Temporary changes to heavy vehicle access ensures essential goods reach WA and NT
The Australian, Western Australian and South Australian Governments have worked with the heavy vehicle industry to ensure that recent flooding does not cut off North West Australian communities from food and essential supplies.
Temporary access will be provided to Class 3 vehicles to ensure the delivery of essential goods to North Western Australia and the Northern Territory via South Australia, in response to key freight routes closures caused by the recent flooding.
The National Class 3 Supplementary Access (Western Australia Assistance) Exemption Notice 2023 (No.1) will provide temporary access for Class 3 vehicles that are road trains up to 53.5 metres in length to join the Road Train Type 2 network at Port Augusta SA, to deliver essential goods to North Western Australia and the Northern Territory.
The Western Australian Government has also put in place permits allowing road trains up to 53.5 metres to travel between Coolgardie and the South Australian border.
The temporary notice will expire on Tuesday 28 February 2023.
Quotes attributable to Acting Federal Minister for Infrastructure, Transport, Regional Development and Local Government Madeleine King:
“This temporary access will allow increased freight capacity on alternative road networks to keep essential freight moving and ensure communities in North West Australia have access to food and essential supplies.”
“The Albanese Government is working closely with the Western Australian Government to ensure they have all the support they need to during this major flooding event.”
Quotes attributable to Acting Western Australia Minister for Transport, Planning, Ports John Carey:
“The impact to the road network from this flooding emergency has been significant but the Western Australian Government has moved quickly to put in place permits that will allow larger road trains to travel between Coolgardie and the South Australian border.”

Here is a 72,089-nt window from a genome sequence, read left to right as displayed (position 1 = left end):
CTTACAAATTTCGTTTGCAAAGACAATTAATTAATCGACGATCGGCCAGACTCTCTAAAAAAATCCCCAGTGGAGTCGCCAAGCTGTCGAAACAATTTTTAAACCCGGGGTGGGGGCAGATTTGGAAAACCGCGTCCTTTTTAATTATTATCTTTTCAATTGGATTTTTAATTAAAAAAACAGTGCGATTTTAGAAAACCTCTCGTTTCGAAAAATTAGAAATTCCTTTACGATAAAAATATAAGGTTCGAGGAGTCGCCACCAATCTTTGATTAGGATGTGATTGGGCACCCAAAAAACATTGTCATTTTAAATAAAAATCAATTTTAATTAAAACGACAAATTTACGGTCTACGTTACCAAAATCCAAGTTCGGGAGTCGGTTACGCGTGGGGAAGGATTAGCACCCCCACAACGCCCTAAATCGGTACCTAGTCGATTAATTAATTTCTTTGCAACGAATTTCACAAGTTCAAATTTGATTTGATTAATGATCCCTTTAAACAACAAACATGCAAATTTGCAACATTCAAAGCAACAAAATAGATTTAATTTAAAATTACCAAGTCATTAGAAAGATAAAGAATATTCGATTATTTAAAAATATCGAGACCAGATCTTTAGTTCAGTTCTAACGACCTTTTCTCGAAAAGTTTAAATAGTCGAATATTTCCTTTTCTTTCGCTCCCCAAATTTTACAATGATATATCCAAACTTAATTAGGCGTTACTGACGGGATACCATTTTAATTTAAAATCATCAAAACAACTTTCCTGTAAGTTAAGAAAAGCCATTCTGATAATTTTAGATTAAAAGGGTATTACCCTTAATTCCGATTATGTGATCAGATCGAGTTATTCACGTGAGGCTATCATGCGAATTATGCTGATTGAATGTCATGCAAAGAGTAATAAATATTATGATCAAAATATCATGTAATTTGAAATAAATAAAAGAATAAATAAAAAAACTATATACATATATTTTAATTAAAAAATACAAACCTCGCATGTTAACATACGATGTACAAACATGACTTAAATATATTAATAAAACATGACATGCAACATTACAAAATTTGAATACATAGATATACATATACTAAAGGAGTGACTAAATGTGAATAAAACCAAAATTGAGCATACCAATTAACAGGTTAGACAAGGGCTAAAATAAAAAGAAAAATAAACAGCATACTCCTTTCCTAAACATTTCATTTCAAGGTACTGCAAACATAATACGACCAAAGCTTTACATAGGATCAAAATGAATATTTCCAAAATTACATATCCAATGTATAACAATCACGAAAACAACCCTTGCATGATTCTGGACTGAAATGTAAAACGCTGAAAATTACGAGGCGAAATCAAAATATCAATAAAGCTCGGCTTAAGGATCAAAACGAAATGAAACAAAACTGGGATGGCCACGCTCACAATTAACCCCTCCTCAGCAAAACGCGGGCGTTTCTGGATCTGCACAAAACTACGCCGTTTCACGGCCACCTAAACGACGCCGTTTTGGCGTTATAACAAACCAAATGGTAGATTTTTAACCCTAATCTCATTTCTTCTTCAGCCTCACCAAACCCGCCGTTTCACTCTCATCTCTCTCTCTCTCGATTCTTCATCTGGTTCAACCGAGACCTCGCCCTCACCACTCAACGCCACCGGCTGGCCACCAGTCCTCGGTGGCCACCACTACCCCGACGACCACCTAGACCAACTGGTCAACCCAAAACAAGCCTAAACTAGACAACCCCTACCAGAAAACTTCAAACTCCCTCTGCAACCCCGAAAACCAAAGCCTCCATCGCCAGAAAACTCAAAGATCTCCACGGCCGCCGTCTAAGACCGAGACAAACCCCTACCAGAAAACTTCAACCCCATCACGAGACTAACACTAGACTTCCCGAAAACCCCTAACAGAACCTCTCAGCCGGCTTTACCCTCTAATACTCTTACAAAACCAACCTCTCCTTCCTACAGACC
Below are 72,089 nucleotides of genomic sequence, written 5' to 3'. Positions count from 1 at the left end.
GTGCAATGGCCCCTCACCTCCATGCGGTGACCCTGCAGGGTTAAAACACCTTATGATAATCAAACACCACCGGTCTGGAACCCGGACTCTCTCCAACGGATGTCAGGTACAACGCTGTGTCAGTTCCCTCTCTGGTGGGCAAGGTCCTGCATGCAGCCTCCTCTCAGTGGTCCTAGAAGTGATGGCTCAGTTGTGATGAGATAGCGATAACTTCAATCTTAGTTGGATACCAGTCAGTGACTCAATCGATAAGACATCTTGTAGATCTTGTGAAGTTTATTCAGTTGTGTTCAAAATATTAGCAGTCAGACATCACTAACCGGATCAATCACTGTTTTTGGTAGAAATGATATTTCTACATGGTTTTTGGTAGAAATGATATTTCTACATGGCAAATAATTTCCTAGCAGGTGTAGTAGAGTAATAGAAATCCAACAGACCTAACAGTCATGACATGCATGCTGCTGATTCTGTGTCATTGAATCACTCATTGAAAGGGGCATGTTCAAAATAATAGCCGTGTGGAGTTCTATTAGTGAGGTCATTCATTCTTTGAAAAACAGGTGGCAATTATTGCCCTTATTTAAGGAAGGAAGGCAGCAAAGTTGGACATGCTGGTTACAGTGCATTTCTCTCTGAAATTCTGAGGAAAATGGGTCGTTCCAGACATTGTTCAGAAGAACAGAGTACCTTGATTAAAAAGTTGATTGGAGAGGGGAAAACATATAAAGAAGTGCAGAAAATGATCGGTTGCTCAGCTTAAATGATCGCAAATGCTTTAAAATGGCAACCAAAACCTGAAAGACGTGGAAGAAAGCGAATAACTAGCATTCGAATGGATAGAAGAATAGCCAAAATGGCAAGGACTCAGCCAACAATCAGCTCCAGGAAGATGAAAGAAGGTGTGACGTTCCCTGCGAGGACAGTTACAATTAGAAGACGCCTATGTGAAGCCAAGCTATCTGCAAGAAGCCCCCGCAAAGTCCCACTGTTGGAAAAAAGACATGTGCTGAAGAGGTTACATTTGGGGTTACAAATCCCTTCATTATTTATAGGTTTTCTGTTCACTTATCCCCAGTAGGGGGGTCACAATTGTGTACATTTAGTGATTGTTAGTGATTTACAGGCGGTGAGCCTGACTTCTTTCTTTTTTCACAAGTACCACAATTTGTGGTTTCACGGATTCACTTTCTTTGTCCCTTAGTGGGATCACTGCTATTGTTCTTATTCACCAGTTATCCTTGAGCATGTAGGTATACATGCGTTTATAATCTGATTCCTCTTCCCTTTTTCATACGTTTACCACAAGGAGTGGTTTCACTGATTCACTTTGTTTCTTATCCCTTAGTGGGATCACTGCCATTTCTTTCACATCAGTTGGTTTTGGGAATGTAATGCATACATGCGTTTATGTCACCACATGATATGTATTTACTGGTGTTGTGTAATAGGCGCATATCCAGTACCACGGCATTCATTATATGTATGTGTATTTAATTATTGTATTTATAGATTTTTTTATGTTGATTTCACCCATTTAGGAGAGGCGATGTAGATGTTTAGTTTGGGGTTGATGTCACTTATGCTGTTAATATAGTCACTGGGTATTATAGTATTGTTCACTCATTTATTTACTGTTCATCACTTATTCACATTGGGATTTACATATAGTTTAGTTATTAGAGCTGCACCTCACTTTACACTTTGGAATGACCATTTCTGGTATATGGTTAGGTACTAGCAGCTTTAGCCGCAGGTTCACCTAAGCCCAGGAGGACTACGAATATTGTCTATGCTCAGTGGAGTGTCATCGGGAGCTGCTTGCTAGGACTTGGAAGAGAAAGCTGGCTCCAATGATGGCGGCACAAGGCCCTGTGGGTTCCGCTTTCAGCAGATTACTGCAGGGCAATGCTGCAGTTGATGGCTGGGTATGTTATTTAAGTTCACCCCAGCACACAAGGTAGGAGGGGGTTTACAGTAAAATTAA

“This exemption notice will ensure those longer road trains can continue their journey on the South Australian side of the border, and I want to thank both the Commonwealth and South Australian Governments for their cooperation on this issue, and the assistance they’re providing to the communities impacted by this flooding emergency.”
“Allowing for larger road trains means we can move freight more efficiently by road to parts of our state’s northwest and the Northern Territory.”
Quotes attributable to South Australia Minister for Infrastructure and Transport Tom Koutsantonis:
“The notice will allow Class 3 vehicles to travel from the Lincoln Highway and Eyre Highway to provide a safe and efficient alternative route into Western Australia.”
“This is a commonsense solution that will keep freight routes open and operating during this difficult period.”
Quotes attributable to NHVR Chief Executive Officer Sal Petroccitto:
“Time and time again, we see the heavy vehicle industry do an incredible job of helping Australians in need.”
“We continue to collaborate with government, industry and the community to ensure the supply of essential goods to all Australians, and advocate for a safer, efficient heavy vehicle industry.”
“While this notice is in place, I urge road users to be patient and cautious when driving near road trains.”
“Road trains are much longer vehicles and road users should only overtake if there is a very long, straight stretch of road where they can see there’s nothing ahead.”